My non-U.S. undergrad school had an outstanding economics program that consistently placed a large proportion of its graduates in the Harvard PhD program, and most of my third and fourth year professors had taught at Harvard or Princeton previously. My professors for third year microeconomics and fourth year econometrics said that they used their first year PhD syllabuses from Harvard for our courses. Even in that environment, there was nothing special about our freshman economics classes. First year economics is largely a canned course in basic concepts and can easily be re-produced in an IB/AP setting, even at terrific schools.

Now, I grant you that other subjects--particularly in the humanities-- have more variability in teaching standards that are specific to programs or professors. In those cases, departmental standards trump any external indicators. I buy that. smile
Posted by: Thomas Percy

Re: Harvard drops credit for AP and IB exams - 04/27/18 06:32 AM

Originally Posted By: aquinas
Originally Posted By: Val
I want to make one thing very clear: I'm talking about places like Harvard, not about a community college or a local state U. CCs and state universities should definitely accept AP credits.

Harvard is supposed to be an elite college with very high standards. IMO, AP classes don't meet those standards (except for SV Calculus and Physics C, providing you can pass Harvard's final for each equivalent course).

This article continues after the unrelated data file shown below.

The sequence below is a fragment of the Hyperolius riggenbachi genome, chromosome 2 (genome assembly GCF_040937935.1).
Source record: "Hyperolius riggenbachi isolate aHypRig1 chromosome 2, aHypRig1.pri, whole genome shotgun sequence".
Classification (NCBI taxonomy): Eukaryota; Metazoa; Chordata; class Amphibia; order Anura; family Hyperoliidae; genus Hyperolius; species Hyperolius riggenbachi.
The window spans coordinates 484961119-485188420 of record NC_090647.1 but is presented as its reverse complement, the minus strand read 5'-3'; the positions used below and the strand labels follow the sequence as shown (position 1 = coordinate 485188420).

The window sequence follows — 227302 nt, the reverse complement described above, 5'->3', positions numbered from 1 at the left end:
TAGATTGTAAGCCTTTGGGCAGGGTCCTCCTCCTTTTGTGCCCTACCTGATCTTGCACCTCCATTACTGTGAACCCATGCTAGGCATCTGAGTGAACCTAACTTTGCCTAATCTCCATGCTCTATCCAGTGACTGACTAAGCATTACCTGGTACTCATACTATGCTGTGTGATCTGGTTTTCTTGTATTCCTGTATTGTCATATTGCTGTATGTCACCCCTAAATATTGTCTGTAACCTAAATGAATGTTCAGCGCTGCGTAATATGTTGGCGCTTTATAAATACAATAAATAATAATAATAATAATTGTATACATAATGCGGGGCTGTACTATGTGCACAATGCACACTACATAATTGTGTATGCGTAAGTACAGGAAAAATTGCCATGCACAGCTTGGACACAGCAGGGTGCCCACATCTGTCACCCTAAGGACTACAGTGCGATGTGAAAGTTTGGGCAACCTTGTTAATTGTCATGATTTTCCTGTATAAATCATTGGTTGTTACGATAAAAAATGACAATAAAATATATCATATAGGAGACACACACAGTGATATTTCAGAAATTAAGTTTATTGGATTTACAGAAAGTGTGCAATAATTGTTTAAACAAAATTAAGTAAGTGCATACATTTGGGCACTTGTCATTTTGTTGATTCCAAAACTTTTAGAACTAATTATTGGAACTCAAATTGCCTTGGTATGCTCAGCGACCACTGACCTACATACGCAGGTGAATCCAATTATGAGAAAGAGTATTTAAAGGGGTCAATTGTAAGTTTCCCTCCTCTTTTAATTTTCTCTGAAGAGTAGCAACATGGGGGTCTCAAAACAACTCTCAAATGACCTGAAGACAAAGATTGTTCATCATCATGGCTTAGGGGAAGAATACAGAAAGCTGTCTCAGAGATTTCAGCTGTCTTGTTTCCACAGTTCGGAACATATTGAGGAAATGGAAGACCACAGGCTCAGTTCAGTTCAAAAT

Points all well-taken. We're talking about the same kinds of institutions. Where our perspectives may differ is in fields of study.

My non-U.S. undergrad school had an outstanding economics program that consistently placed a large proportion of its graduates in the Harvard PhD program, and most of my third and fourth year professors had taught at Harvard or Princeton previously. My professors for third year microeconomics and fourth year econometrics said that they used their first year PhD syllabuses from Harvard for our courses. Even in that environment, there was nothing special about our freshman economics classes. First year economics is largely a canned course in basic concepts and can easily be re-produced in an IB/AP setting, even at terrific schools.

Now, I grant you that other subjects--particularly in the humanities-- have more variability in teaching standards that are specific to programs or professors. In those cases, departmental standards trump any external indicators. I buy that. smile